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Bobby is a 2006 Americanmarker drama film written and directed by Emilio Estevez. The screenplay is a fictionalized account of the hours leading up to the June 5, 1968 shootingmarker of Robert F. Kennedy in the kitchen of The Ambassador Hotelmarker in Los Angelesmarker following his win in the Californiamarker Democratic Party primary.


The film recreates the ambiance of the era and invokes the hopes inspired by Kennedy through the use of actual newsreel footage of the senator intercut with dramatic sequences involving mostly fictional characters. It uses an ensemble plot device similar to that employed in the 1932 film Grand Hotel.

The characters include John Casey (Hopkins), a retired hotel doorman who spends his days playing chess with his friend Nelson (Belafonte) in the lobby; Diane (Lohan), who is marrying her friend William (Wood) with the hope his marital status will have him deployed to a military base in Germanymarker rather than the battlefields of Vietnammarker when his tour of duty begins; Virginia Fallon (Moore), an alcoholic singer whose career is on the downswing, her put upon husband/manager Tim (Estevez), and her agent Phil (Krumholtz); Miriam Ebbers (Stone), a beautician who works in the hotel salon, and her husband Paul (Macy), the hotel manager, who is having an affair with switchboard operator Angela (Graham); Food and Beverage manager Daryl Timmons (Slater), whose racist attitude gets him fired; African American sous chef Edward Robinson (Fishburne) and Mexican American busboys José and Miguel (Rodriguez and Vargas); hotel coffee shop waitress Susan (Winstead); Jimmy and Cooper (Geraghty and LaBeouf), campaign volunteers who are sidetracked by an acid trip they take with the help of drug dealer Fisher (Kutcher); married socialites and campaign donors Samantha and Jack (Hunt and Sheen); campaign manager Wade and staffer Dwayne (Jackson and Cannon), who is in a love interest with Angela's colleague, Patricia (Bryant); and Czechoslovakianmarker reporter Lenka Janáčková (Metkina), who is determined to get an interview with Kennedy.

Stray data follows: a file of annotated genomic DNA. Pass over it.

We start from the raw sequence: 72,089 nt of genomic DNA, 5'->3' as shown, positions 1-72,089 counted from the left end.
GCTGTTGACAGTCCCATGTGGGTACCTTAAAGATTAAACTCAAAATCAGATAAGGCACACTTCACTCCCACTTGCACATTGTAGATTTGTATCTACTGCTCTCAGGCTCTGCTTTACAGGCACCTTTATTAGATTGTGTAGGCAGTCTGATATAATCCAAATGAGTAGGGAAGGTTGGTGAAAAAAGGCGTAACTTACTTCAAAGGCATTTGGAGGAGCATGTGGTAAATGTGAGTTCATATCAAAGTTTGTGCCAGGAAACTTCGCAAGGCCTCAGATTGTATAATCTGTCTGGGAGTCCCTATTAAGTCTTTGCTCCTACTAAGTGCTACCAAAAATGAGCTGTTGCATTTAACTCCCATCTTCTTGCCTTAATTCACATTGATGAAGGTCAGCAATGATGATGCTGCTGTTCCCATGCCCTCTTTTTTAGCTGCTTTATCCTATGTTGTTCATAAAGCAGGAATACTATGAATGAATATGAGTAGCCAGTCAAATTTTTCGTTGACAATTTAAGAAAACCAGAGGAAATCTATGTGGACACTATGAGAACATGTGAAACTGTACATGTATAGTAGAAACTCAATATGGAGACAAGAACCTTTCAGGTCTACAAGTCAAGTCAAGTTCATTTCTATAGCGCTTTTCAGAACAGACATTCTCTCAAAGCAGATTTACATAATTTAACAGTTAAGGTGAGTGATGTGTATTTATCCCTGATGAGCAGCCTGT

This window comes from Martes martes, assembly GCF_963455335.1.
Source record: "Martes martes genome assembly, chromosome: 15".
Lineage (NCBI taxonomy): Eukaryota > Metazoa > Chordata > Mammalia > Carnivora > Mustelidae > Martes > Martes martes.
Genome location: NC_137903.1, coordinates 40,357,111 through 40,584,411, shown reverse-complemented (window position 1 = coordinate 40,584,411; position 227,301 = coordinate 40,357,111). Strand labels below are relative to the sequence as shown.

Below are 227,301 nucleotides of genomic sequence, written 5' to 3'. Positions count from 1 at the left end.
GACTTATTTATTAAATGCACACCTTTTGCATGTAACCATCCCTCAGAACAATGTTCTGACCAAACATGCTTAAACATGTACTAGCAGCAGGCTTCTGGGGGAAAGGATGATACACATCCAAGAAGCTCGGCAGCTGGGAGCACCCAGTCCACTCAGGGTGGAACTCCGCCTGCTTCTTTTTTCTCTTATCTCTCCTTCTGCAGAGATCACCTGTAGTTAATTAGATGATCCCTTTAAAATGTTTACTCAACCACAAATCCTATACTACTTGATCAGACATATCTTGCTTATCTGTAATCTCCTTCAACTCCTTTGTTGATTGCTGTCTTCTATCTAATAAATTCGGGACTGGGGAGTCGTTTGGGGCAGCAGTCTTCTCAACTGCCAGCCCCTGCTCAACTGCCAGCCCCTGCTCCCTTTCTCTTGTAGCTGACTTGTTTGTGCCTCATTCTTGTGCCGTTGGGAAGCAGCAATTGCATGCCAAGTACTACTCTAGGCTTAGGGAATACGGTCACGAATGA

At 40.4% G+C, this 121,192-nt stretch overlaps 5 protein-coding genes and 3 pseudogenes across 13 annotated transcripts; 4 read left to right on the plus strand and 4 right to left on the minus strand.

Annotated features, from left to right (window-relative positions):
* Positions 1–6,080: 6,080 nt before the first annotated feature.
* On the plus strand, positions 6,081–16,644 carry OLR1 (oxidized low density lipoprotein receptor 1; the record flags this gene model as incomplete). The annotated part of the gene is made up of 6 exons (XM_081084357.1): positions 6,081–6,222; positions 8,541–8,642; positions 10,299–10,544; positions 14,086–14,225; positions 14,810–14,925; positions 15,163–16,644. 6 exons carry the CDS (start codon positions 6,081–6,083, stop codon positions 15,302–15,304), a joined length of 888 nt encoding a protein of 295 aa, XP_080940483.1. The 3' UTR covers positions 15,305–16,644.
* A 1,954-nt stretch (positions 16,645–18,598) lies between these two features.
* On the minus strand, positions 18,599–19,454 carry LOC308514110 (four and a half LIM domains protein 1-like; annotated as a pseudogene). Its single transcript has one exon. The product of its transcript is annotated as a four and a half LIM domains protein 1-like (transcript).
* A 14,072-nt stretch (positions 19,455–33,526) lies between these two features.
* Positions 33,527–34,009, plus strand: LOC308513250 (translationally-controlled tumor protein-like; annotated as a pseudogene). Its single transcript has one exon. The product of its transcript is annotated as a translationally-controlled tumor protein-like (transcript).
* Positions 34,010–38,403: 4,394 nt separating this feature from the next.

At the end of the film, Kennedy's speech "On the Mindless Menace of Violence," delivered in 1968 to the City Club of Cleveland, Ohiomarker, is played over a montage of the reaction of those present to the assassination.


In Bobby: The Making of an American Epic, screenwriter/director Emilio Estevez discusses the problems he had developing his script. Suffering from writer's block, he checked into a motel in Pismo Beachmarker where he hoped, free from interruption, he could make some headway with his writing. While talking to the woman working at the front desk, he discovered she had been in the Ambassador Hotel on the evening Kennedy was shot, and later married two young men to help them avoid the draft. Estevez used her experience to mold the character of Diane, and the rest of the story fell into place. The only other character based on a real person is busboy José, who represents Juan Romero, the young man who was photographed cradling Kennedy's body immediately after he was shot.